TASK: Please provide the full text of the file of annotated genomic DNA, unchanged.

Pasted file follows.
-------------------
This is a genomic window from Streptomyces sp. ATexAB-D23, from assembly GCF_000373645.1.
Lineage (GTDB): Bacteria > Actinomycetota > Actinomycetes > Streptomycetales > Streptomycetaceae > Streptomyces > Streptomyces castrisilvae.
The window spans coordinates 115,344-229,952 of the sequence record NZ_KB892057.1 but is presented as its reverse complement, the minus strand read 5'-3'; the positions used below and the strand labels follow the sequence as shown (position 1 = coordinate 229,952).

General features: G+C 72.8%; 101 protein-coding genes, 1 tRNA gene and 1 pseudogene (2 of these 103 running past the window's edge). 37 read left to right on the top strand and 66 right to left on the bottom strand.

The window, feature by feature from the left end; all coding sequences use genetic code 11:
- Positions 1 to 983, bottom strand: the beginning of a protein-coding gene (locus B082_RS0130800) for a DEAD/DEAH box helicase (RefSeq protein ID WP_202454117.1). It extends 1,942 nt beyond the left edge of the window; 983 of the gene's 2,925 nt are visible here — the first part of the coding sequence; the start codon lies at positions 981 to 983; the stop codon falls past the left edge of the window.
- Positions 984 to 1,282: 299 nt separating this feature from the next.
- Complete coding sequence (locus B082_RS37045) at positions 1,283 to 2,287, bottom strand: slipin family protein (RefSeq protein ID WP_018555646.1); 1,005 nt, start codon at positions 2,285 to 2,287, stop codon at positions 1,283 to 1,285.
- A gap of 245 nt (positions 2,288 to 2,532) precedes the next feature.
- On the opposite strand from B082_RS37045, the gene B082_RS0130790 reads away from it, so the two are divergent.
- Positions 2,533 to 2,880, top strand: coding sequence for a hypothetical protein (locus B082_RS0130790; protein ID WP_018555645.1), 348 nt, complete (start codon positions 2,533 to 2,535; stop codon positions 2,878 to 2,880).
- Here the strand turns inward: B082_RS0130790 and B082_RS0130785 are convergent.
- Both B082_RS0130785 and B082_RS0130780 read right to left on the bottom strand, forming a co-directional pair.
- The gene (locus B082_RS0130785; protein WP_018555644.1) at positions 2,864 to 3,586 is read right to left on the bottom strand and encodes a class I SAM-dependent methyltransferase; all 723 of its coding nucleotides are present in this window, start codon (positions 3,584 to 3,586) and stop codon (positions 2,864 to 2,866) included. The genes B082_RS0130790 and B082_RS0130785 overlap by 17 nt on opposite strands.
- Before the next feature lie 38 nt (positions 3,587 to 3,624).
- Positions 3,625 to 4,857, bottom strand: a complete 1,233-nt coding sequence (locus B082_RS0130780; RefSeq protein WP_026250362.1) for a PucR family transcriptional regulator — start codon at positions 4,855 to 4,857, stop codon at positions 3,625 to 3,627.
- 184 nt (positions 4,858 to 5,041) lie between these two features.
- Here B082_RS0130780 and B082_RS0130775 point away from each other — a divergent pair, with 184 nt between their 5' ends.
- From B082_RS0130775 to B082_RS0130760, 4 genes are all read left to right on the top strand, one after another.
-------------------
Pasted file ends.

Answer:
This is a genomic window from Streptomyces sp. ATexAB-D23, from assembly GCF_000373645.1.
Lineage (GTDB): Bacteria > Actinomycetota > Actinomycetes > Streptomycetales > Streptomycetaceae > Streptomyces > Streptomyces castrisilvae.
The window spans coordinates 115,344-229,952 of the sequence record NZ_KB892057.1 but is presented as its reverse complement, the minus strand read 5'-3'; the positions used below and the strand labels follow the sequence as shown (position 1 = coordinate 229,952).

General features: G+C 72.8%; 101 protein-coding genes, 1 tRNA gene and 1 pseudogene (2 of these 103 running past the window's edge). 37 read left to right on the top strand and 66 right to left on the bottom strand.

The window, feature by feature from the left end; all coding sequences use genetic code 11:
- Positions 1 to 983, bottom strand: the beginning of a protein-coding gene (locus B082_RS0130800) for a DEAD/DEAH box helicase (RefSeq protein ID WP_202454117.1). It extends 1,942 nt beyond the left edge of the window; 983 of the gene's 2,925 nt are visible here — the first part of the coding sequence; the start codon lies at positions 981 to 983; the stop codon falls past the left edge of the window.
- Positions 984 to 1,282: 299 nt separating this feature from the next.
- Complete coding sequence (locus B082_RS37045) at positions 1,283 to 2,287, bottom strand: slipin family protein (RefSeq protein ID WP_018555646.1); 1,005 nt, start codon at positions 2,285 to 2,287, stop codon at positions 1,283 to 1,285.
- A gap of 245 nt (positions 2,288 to 2,532) precedes the next feature.
- On the opposite strand from B082_RS37045, the gene B082_RS0130790 reads away from it, so the two are divergent.
- Positions 2,533 to 2,880, top strand: coding sequence for a hypothetical protein (locus B082_RS0130790; protein ID WP_018555645.1), 348 nt, complete (start codon positions 2,533 to 2,535; stop codon positions 2,878 to 2,880).
- Here the strand turns inward: B082_RS0130790 and B082_RS0130785 are convergent.
- Both B082_RS0130785 and B082_RS0130780 read right to left on the bottom strand, forming a co-directional pair.
- The gene (locus B082_RS0130785; protein WP_018555644.1) at positions 2,864 to 3,586 is read right to left on the bottom strand and encodes a class I SAM-dependent methyltransferase; all 723 of its coding nucleotides are present in this window, start codon (positions 3,584 to 3,586) and stop codon (positions 2,864 to 2,866) included. The genes B082_RS0130790 and B082_RS0130785 overlap by 17 nt on opposite strands.
- Before the next feature lie 38 nt (positions 3,587 to 3,624).
- Positions 3,625 to 4,857, bottom strand: a complete 1,233-nt coding sequence (locus B082_RS0130780; RefSeq protein WP_026250362.1) for a PucR family transcriptional regulator — start codon at positions 4,855 to 4,857, stop codon at positions 3,625 to 3,627.
- 184 nt (positions 4,858 to 5,041) lie between these two features.
- Here B082_RS0130780 and B082_RS0130775 point away from each other — a divergent pair, with 184 nt between their 5' ends.
- From B082_RS0130775 to B082_RS0130760, 4 genes are all read left to right on the top strand, one after another.